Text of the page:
Ethics education has reduced religiosity in Germany


Central Europe


Children of a school class attend a lesson in their classroom at the Petri primary school in Dortmund, western Germany, on November 23, 2021. Photo AFP, Ina Fassbender

The abolition of religious education as a compulsory subject in the ‘70s has led to a decline in religiosity among adolescents in Germany. This is the result of a study by the Institute for Economic Research (Ifo).

In addition to general religiosity, the probability of praying or being a church member has also decreased, reports the German evangelical news agency Idea based on the study published on Tuesday by the Munich Institute.

The introduction of ethics education has also influenced marriage and the division of labour between men and women. "After the introduction of ethics education, traditional attitudes towards the division of gender tasks and the necessity of marriage were pushed back," the weekly magazine Junge Freiheit quotes economist Benjamin Arold. He wrote the study together with his colleagues Ludger Woessman and Larissa Zierow.

Birth rate

As a result of the education reform, the number of marriages and new-born children has decreased, while labour market participation, working hours and wage levels have increased. It is reflected in the number of weddings (-1.5 percentage points) and births (-0.1 children). On the other hand, labour market participation (+1.5 percentage points), working hours (+0.6 hours per week) and wage levels (+5.3 per cent) increased.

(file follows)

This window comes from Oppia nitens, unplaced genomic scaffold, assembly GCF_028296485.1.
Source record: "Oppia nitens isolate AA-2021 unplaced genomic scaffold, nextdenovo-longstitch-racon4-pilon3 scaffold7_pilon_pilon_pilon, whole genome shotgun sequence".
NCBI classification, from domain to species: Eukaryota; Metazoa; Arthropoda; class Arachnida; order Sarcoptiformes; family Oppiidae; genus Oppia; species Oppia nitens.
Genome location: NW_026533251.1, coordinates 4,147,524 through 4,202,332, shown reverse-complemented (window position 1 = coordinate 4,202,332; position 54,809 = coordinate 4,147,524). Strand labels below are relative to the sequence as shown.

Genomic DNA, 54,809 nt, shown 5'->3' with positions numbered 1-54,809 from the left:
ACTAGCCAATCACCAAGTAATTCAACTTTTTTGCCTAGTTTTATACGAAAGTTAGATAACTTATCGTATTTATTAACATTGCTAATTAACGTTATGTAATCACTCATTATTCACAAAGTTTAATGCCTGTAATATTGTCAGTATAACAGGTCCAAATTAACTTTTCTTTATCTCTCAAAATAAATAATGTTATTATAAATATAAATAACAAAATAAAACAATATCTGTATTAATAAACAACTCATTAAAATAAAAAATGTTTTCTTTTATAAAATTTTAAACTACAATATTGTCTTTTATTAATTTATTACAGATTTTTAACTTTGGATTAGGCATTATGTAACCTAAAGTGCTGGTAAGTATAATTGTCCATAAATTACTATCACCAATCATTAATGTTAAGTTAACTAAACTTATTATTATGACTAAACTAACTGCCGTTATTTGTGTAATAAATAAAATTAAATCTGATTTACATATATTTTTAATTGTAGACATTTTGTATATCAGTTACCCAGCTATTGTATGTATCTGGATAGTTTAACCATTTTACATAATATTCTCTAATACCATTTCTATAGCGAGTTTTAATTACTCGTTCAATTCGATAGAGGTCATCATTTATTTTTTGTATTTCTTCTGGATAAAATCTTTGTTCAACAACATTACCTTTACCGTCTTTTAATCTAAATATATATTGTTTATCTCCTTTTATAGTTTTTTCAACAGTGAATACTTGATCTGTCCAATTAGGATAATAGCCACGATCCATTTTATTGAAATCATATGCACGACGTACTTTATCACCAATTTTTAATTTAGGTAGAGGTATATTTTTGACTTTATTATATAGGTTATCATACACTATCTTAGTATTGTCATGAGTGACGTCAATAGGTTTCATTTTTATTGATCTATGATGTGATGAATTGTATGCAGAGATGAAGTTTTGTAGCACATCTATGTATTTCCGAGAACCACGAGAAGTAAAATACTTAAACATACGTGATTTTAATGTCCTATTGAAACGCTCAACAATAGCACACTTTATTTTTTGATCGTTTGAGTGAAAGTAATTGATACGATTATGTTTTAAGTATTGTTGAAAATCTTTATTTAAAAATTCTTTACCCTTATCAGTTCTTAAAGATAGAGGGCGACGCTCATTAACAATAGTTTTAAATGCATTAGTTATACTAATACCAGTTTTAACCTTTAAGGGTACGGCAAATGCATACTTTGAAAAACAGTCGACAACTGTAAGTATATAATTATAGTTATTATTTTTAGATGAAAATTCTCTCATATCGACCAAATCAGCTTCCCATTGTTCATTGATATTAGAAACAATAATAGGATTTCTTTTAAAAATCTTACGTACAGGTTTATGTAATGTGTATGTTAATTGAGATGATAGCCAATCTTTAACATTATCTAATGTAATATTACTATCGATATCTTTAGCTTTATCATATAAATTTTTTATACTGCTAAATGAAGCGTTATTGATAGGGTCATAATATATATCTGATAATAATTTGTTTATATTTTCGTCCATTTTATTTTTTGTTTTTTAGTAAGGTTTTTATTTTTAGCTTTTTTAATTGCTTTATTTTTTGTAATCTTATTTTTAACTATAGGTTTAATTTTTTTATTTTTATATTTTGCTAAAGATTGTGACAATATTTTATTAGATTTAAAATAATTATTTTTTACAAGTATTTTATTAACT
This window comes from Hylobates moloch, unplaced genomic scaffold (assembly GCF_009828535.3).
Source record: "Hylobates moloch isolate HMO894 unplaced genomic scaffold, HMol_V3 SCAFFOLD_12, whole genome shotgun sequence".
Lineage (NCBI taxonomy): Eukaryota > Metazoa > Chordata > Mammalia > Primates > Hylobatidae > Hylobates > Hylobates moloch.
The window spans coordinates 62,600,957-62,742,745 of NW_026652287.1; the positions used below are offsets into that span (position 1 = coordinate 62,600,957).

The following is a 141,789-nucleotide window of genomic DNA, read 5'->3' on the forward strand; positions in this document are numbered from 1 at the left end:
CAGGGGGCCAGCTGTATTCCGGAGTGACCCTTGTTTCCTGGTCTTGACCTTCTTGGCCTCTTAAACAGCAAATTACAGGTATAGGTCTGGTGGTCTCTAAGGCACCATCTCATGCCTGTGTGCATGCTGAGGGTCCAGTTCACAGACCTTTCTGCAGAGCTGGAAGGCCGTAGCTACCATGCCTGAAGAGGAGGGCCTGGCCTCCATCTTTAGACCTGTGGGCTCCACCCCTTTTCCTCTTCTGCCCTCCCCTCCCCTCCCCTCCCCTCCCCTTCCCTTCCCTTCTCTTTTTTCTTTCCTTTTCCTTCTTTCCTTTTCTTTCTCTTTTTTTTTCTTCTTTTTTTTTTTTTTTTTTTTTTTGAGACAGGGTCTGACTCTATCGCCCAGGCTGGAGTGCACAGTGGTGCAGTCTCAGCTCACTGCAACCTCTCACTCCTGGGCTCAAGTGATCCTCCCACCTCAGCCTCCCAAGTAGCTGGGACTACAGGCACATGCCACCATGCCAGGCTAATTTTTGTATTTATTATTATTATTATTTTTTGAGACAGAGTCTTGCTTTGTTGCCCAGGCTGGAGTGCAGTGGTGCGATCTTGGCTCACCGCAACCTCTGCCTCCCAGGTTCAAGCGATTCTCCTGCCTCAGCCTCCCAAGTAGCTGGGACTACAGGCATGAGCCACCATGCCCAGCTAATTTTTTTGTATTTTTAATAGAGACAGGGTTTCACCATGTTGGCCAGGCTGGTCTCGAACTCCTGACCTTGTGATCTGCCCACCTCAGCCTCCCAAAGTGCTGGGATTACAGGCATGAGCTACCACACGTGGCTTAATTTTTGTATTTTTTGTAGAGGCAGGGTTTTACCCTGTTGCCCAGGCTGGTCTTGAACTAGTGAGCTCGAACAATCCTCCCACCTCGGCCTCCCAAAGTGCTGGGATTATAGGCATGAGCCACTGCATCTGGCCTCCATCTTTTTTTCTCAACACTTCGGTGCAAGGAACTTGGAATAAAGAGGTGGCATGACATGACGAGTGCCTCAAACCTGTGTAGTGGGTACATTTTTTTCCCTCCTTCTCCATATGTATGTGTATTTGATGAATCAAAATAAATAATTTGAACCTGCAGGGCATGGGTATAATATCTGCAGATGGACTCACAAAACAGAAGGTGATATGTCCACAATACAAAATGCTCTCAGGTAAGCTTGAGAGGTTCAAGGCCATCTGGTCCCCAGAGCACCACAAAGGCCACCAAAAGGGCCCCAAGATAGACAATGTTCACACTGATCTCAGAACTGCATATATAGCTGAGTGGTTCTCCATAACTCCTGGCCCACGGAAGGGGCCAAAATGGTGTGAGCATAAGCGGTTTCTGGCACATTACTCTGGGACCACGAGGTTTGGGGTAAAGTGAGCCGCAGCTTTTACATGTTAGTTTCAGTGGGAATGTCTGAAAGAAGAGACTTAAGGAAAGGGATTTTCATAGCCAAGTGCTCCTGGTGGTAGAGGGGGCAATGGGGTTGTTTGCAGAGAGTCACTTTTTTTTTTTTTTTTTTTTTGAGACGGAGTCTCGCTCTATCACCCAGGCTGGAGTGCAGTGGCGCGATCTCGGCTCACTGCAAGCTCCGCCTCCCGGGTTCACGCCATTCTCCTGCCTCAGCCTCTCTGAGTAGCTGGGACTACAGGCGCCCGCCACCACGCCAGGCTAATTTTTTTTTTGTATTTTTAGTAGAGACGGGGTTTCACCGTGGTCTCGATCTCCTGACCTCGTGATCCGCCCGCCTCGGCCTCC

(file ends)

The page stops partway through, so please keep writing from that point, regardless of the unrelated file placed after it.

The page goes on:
The introduction of the subject did not influence general life satisfaction.

1,000 lessons

Since the 1970s, the old federal states have gradually replaced compulsory religious education with elective models with traditional religious and alternative ethics instruction. Before the reform, the respective Catholic or Protestant variant of religious education was prominent in the pupils' lives. During the entire school period, it comprised about 1,000 lessons, nearly four times as much as the physics lessons of the time.

The study was based on survey data from more than 58,000 adults who started school in West Germany between 1950 and 2004.

To assess the effects of ethics instruction on religiosity separately from the general social development, the researchers have evaluated the data from the federal states separately.



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